A quick note about uploading the CA certificate: Quick1X doesn't let you choose from the common CAs. If your RADIUS server's certificate was issued from a CA like Verisign or GoDaddy, you'll have to get their public certificate elsewhere and manually upload it. It would be nice if they let you choose from the popular CAs. However, if you self-signed your certificate, you'd have to manually upload anyway.

Most OSs have Common settings. For Windows, such as Figure 2 shows, you can choose the supplicant, enable NAP services, and select applications to include. If you know the credentials of a Windows Administrator account on the end-user computers, you can input them here in case the end-user doesn't have admin privileges.

Avenda Quick1X configuration by operating system
Figure 2

All OSs have Wireless settings, such as Figure 3 shows. You can input the SSID and other general networking details. This is also where you input the 802.1X authentication settings for Wi-Fi connections.

Avenda Quick1X wireless configuration by operating system
Figure 3

The Windows OSs also include Wired settings, such as Figure 4 shows, which include the general network and 802.1X settings.

Avenda Quick1X wired network configuration screen
Figure 4

To customize the configuration wizard, you can go to the User Interface. There you can input a title for the wizard, company name to display, and logo to display. Plus you can input a Reset Password URL and Help Desk Contact URL, which are given to the end-users when they run into problems.

Throughout the configuration process, I noticed there are no on-screen tips or links to documentation. Some settings need to be explained. Avenda does have a Jumpstart Guide, but even it could be improved with more details on the settings.

Additionally, the navigation of the portal could be improved to highlight that the Applications, Certificates, and User Interface settings are global and apply to all networks.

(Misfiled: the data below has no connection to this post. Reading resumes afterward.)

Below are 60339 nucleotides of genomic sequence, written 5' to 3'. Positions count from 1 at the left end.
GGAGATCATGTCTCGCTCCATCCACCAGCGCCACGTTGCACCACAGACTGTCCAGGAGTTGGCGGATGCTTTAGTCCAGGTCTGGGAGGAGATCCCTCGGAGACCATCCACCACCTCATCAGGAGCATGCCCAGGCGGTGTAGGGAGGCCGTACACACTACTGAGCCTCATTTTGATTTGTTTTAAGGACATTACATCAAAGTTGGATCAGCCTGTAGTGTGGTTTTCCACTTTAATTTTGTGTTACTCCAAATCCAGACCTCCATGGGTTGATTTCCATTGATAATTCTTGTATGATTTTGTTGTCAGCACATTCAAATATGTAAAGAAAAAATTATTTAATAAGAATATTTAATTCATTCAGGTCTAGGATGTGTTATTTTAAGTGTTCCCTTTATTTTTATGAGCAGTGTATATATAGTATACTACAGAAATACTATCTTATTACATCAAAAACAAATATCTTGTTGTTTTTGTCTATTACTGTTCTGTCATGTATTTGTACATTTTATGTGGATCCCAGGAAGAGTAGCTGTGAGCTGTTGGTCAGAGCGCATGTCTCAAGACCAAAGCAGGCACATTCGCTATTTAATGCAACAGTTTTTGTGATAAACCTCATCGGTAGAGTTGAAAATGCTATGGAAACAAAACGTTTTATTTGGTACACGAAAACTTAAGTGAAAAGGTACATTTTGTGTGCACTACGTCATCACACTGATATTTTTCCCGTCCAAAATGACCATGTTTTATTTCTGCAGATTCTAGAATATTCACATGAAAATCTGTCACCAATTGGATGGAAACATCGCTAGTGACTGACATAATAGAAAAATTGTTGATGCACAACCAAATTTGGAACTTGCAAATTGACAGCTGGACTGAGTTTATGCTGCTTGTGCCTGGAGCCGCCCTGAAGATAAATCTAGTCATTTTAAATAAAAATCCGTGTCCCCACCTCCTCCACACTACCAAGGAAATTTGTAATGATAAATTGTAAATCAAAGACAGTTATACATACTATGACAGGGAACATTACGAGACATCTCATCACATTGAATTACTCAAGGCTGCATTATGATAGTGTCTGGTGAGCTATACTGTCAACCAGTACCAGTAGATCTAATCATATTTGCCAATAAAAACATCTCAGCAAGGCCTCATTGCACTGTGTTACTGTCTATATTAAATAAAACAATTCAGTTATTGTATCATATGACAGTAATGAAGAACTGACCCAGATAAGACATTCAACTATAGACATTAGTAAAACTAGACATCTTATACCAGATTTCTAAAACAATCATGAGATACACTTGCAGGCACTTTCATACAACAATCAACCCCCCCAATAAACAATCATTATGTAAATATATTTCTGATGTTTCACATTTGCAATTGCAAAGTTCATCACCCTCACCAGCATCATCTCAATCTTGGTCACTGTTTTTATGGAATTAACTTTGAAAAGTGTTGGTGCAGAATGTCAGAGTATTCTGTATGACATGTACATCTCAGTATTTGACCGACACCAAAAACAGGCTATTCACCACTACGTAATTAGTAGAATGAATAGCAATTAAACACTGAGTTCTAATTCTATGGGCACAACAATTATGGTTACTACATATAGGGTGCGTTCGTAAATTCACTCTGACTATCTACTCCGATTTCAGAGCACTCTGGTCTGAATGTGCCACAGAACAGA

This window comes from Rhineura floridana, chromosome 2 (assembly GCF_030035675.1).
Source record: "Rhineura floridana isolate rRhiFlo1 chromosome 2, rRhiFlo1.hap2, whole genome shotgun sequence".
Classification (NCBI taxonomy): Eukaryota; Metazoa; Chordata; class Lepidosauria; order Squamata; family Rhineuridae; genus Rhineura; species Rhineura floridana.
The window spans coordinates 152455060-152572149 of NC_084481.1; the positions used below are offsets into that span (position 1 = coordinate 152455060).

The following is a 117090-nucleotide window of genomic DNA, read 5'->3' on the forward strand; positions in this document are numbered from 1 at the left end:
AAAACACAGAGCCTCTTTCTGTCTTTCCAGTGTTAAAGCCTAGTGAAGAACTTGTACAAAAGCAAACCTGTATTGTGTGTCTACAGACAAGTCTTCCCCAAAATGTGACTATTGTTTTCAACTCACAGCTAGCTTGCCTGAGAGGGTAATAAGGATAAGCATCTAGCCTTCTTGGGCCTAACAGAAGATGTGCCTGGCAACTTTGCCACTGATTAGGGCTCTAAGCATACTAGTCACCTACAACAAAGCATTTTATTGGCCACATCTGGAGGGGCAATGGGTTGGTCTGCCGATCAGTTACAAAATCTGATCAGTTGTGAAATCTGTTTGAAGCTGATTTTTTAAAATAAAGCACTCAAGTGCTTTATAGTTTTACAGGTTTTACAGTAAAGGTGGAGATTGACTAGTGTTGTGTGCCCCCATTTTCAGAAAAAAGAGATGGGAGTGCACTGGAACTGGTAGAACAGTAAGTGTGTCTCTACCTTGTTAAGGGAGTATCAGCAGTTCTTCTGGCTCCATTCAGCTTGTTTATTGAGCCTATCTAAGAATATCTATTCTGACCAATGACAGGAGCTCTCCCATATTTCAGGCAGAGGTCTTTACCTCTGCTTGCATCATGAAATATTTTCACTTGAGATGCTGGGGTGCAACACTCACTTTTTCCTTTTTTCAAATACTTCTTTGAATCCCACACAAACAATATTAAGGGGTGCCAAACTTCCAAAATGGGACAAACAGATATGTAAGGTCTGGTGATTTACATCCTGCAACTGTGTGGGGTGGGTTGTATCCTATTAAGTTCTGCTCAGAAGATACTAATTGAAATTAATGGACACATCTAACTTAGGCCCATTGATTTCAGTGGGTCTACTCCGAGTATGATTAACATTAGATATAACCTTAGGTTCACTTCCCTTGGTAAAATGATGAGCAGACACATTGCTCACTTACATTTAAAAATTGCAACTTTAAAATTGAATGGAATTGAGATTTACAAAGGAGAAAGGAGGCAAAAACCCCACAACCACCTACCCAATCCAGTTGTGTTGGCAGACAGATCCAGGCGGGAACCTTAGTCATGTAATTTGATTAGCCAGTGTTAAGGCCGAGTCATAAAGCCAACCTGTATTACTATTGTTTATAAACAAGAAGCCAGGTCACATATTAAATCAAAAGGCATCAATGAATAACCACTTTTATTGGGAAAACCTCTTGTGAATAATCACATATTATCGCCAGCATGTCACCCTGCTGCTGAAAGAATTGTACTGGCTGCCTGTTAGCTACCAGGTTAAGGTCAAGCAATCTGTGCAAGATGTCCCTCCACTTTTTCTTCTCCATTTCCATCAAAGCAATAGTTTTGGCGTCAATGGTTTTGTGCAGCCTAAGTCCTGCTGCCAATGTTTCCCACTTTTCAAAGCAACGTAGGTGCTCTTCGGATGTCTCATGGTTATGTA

Generating and deploying the wizard

After I configured a network, I clicked the Deployment tab and hit the button to generate the package.

Again, here it would have been nice to get more on-screen tips or help on deployment options and instructions.

Next, I unzipped and uploaded the files to a web server. Then I visited the URL, like an end-user would do. Figure 5 shows an example. When I clicked the Start button it simply let me download the configuration wizard.

Avenda Quick1X Wi-Fi Configuration Wizard
Figure 5

Running the end-user wizard

When I ran the wizard in Windows, I got the screen pictured in Figure 6. To continue, you click Next. If there are multiple networks defined in Quick1X, you'll be prompted to choose the desired network. If the PEAP or TTLS methods are used, you'll be prompted to enter a Username and Password.

Avenda Quick1X Wi-Fi Configuration Wizard
Figure 6

If any applications were included, it will prompt the user and launch them.

After it configures the network profile in Windows, as shown in Figure 7, you can hit Connect or Finish. I don't have any real concerns with the wizard and end-user experience; it went smoothly.

Avenda Quick1X Wi-Fi wizard confirmation screen
Figure 7

Final impressions

Avenda did deliver on their promise of a simple and painless process for end-user configuration. However, I did find a couple items they could improve upon, mostly on the administrator's side dealing with help/documentation and user-friendliness. Avenda did mention they are working on an Implementation Guide; hopefully this will have more depth. Quick1X's functionality is also more simple and basic compared to similar solutions from other companies, however it does support NAP.

I recommend considering Quick1X to help configure users for 802.1X, especially if you're interested in their eTIPS solution.


  • Integrates with Network Access Protection (NAP) functionality.
  • Can include third-party applications with the end-user wizard.
  • Distributes Personal (PSK) mode keys as well.


  • Lacking on-screen help or tips for admins.
  • Configuration not very user-friendly for admins.

Eric Geier is the Founder and CEO of NoWiresSecurity, which helps businesses easily protect their Wi-Fi with enterprise-level encryption by offering an outsourced RADIUS/802.1X authentication service. He is also the author of many networking and computing books, for brands such as For Dummies and Cisco Press.

This article was originally published on Thursday Sep 9th 2010